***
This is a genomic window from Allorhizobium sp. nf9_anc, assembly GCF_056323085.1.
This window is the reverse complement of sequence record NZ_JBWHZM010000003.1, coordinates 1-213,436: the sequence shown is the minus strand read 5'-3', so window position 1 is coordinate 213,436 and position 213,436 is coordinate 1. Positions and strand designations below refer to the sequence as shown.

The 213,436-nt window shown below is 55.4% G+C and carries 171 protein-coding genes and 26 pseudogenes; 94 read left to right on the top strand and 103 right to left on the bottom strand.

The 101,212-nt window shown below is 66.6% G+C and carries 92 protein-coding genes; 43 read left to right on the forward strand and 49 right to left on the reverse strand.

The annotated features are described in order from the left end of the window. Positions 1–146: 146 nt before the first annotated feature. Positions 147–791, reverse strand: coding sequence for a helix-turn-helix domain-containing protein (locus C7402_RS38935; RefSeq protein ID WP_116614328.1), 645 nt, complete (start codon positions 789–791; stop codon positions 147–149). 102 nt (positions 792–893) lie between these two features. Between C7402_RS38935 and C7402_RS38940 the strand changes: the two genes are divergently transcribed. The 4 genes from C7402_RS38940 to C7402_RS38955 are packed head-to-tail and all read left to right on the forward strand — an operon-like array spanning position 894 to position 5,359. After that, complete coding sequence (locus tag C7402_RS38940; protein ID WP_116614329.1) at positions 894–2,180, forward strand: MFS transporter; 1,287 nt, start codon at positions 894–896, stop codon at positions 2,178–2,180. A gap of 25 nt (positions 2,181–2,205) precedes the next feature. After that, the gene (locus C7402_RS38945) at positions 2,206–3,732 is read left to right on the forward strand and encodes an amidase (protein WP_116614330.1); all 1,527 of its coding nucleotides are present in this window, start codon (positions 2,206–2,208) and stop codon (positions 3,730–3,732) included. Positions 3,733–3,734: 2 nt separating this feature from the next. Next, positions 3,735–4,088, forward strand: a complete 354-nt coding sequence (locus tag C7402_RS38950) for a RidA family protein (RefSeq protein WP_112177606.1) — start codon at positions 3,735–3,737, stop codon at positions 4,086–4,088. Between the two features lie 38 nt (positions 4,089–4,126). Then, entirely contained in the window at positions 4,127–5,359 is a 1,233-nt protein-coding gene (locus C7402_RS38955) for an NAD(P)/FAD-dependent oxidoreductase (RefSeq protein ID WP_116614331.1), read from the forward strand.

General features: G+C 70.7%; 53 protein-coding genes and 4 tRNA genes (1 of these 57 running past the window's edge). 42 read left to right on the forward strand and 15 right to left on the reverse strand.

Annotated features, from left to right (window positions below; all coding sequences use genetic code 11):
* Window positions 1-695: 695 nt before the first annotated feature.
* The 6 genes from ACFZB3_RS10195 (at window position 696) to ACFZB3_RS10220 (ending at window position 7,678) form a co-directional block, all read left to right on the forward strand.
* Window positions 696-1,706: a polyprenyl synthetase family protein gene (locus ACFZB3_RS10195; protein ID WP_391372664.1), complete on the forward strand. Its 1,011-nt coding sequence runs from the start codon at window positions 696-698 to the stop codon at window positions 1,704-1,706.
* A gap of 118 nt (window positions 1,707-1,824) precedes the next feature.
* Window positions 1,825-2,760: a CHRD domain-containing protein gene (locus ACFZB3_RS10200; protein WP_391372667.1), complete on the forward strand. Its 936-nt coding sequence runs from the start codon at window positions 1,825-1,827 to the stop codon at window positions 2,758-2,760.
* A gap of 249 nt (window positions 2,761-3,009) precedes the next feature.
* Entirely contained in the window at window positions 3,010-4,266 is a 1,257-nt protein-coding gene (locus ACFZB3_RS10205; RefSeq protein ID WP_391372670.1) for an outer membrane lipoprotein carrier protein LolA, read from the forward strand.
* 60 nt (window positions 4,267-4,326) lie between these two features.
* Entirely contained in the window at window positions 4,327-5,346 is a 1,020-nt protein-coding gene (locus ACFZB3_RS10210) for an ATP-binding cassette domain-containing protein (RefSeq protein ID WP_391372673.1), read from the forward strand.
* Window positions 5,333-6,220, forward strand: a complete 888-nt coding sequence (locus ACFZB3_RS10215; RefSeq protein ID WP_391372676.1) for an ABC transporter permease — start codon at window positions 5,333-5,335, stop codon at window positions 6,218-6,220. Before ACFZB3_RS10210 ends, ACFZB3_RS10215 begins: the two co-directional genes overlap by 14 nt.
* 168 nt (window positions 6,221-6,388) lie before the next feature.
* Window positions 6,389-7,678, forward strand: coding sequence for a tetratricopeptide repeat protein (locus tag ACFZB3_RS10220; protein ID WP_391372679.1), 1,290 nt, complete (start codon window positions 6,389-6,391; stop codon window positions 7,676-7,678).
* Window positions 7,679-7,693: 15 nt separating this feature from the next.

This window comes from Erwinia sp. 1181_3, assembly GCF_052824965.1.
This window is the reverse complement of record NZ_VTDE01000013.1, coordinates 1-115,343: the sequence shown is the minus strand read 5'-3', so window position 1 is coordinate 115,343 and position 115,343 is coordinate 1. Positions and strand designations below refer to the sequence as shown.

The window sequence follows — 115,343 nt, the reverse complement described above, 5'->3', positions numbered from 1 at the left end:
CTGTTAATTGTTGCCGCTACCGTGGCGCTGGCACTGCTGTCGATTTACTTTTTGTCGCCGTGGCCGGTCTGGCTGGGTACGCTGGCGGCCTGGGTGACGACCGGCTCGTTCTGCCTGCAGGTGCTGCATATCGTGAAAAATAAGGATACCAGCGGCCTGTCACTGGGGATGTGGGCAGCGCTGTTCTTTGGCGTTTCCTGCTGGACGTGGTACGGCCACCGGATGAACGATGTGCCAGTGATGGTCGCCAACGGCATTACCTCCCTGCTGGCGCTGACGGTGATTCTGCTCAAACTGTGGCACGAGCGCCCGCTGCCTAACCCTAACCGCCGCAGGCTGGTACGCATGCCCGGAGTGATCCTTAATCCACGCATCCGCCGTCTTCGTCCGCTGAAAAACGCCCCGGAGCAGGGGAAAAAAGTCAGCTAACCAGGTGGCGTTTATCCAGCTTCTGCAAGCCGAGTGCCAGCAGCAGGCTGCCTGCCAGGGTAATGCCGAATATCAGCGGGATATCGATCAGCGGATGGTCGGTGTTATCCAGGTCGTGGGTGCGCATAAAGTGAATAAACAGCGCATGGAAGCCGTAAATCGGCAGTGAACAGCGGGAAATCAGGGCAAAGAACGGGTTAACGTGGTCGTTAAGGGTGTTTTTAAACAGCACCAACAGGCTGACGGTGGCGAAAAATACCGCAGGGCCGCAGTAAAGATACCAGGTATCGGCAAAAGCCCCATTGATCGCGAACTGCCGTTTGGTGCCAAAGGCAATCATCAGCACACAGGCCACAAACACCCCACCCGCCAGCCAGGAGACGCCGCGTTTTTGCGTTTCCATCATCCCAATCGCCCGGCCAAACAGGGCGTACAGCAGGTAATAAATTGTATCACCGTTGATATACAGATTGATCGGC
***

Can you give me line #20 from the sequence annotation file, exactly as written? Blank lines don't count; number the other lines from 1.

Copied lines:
* Window positions 7,679-7,693: 15 nt separating this feature from the next.